Flourless Chocolate Chip Zucchini Oat Brownies (Ambitious Kitchen)And finally, the promised successful eggplant recipe. We thought about making eggplant enchiladas again, but decided to try something new. We went with Eggplant and Artichoke alla Napolentana from Vegan with a Vengeance. The recipe suggested that the artichoke can be replaced with zucchini; I really like artichoke, but we had tons of zucchini in the fridge, so we went with zucchini. These were basically fried eggplant with a delightful sauce and a pesto sauce (with basil picked from our patio!); they were deliciousDefinitely a keeper of a recipe. Plus, I discovered that I actually do like pesto; I’m not sure what I was afraid of in the past, but this was much more successful than I had anticipated. We even enjoyed this dinner on our patio! We haven’t been eating out there as much this summer, but it’s a nice change when we do. We were actually rearranging our apartment last night, and our dining room table was otherwise occupied.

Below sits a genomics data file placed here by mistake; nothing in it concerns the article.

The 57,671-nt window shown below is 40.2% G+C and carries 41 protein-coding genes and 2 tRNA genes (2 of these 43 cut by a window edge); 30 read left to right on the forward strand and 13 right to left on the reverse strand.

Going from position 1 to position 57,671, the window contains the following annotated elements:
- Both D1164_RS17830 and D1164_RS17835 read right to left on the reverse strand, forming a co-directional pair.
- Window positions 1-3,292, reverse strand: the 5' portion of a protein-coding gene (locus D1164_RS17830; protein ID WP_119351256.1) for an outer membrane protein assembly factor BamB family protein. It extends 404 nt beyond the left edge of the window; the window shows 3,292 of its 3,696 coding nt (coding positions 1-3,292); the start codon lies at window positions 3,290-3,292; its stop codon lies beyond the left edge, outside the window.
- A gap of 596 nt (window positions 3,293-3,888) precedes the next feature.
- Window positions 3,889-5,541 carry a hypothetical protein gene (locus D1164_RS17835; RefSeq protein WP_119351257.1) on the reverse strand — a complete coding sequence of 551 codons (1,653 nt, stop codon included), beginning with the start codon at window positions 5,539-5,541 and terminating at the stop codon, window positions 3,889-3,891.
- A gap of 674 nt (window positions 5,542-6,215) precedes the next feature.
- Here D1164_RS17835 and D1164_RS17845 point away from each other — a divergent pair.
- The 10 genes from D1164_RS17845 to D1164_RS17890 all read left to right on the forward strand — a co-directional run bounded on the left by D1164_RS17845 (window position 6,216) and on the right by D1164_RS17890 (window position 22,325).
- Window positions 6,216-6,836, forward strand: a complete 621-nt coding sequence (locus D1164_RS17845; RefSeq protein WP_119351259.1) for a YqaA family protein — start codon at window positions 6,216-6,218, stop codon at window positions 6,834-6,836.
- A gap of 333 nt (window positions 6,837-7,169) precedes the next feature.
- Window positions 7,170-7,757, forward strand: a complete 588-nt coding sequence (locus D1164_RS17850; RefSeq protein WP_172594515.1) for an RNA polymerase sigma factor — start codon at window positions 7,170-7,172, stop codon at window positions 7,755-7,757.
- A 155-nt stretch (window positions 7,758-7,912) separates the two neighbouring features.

Eggplant and Artichoke alla Napolentana (Vegan with a Vengeance)


We inventoried the refrigerator tonight to see how well we’re keeping up with our CSA and Farmer’s Market produce. We’re making progress, but there’s stil a lot left! Next week, I’ll try to remember to take a picture of the fridge once it’s been filled.

We had broccoli parmesan fritters from Smitten Kitchen for dinner. I forgot to get a picture of them, but I assure you they’re delicious. We usually eat ours with parmesan garlic sauce from Buffalo Wild Wings, which  you can buy in bottles. It’s a bit of an odd combination, but the sauce adds a fun spice to the fritters.

We’re having the Roasted Fennel and Hazelnut Salad with Shallot Dressing from Veganomicon on Thursday, so we roasted a bulb of fennel this evening. It’s also a pleasant surprise (for me, at least) to cut into fennel and smell licorice. (Full disclosure: I have no idea how to cut fennel. Aaron did that–I just enjoyed the smell.)